“Science vs. Faith?”
A review of
Where the Conflict Really Lies: Hardback: Oxford University Press, 2011
Science, Religion, and Naturalism
Hardback: Oxford University Press, 2011
Reviewed by Shaun C. Brown
Alvin Plantinga, the John A. O’Brien Professor of Philosophy at the University of Notre Dame, remains one of the preeminent voices in contemporary philosophy of religion. In 2004–2005, he presented the prestigious Gifford Lectures, which are presented at Scottish universities each year. Plantinga follows a long line of distinguished scholars, like William James, Karl Barth, Jürgen Moltmann, and Stanley Hauerwas. Where the Conflict Really Lies stems from these lectures. Similar to Barth’s Church Dogmatics, Plantinga’s main argument is in larger print, while more technical details and additions are in smaller print.
Plantinga summarizes his basic argument: “there is a superficial conflict but deep concord between science and theistic religion, but superficial concord and deep conflict between science and naturalism” (ix). Plantinga notes that the view that a tension exists between science and religion goes back to the seventeenth century and has been held by both people of faith and secularists.
Plantinga first notes that an alleged conflict exists between evolution and Christian belief, and science with the concept of special divine action. Here he interacts primarily with the thought of Dawkins and Dennett. Dawkins argues that natural selection is a “blind watchmaker,” a purposeless process that explains the existence of life. Dennett similarly argues that evolution, “Darwin’s dangerous idea,” is “Design out of Chaos without aid of Mind” (31). Dennett only wants reason to be used to determine truth, but as Plantinga shows with the help of William Alston, this is a double standard, for reason cannot prove that things like intuition, perception, or memory are reliable. Plantinga rejects their arguments for the incompatibility of evolution and Christian faith, though he does argue that the concept of unguided evolution is not science, but a metaphysical add on to science.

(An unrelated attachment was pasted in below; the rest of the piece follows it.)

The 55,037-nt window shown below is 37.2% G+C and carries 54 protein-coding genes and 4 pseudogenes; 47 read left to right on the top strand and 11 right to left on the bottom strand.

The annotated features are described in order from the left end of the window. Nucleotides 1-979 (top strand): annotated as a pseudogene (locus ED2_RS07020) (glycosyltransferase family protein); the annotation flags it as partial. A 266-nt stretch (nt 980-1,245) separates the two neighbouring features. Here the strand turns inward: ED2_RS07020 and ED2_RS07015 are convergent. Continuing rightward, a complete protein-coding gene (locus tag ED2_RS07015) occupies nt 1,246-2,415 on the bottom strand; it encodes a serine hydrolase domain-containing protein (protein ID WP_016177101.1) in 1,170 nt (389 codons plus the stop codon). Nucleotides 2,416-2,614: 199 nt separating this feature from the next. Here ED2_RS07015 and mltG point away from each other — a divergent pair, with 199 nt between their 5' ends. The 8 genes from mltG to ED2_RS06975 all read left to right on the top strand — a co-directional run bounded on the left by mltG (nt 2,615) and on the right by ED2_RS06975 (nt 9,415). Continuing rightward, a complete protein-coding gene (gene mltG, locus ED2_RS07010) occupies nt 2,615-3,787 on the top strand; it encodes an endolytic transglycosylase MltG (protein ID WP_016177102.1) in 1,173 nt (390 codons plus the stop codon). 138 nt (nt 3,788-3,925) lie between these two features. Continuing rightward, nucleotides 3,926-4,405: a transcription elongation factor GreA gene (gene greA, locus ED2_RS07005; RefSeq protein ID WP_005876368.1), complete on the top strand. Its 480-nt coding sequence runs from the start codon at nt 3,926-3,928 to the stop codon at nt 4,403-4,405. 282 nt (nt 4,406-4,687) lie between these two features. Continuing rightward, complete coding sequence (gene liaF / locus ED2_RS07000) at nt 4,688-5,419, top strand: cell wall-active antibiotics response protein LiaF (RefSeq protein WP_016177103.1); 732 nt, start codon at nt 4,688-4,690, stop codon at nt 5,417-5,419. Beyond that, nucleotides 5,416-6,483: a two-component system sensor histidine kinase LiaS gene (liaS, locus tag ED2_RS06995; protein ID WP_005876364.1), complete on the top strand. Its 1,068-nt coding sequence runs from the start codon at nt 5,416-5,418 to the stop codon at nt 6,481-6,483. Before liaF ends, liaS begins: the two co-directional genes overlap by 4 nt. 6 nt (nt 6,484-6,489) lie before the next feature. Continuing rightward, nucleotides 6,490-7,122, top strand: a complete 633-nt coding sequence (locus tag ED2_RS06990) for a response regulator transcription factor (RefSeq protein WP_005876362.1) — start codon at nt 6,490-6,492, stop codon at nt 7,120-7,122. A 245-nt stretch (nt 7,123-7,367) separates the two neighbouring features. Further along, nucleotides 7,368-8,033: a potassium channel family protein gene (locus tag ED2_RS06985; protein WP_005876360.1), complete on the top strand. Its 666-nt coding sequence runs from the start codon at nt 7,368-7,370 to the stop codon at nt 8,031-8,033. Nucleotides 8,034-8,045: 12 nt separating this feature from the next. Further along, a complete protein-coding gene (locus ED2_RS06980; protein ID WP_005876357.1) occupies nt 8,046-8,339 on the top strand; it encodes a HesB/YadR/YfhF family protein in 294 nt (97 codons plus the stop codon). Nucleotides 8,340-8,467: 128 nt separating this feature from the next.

Plantinga then discusses studies that show only “25 percent of Americans believe that human beings have descended from ape-like ancestors” (52). Plantinga argues many Americans reject evolution because the vast majority of them reject naturalism and atheism, and because they associate evolution with naturalists like Dawkins and Dennett, they reject evolution and question science as well. Plantinga says that these declarations of incompatibility between religion and science are not only bad for religion, but for science as well.
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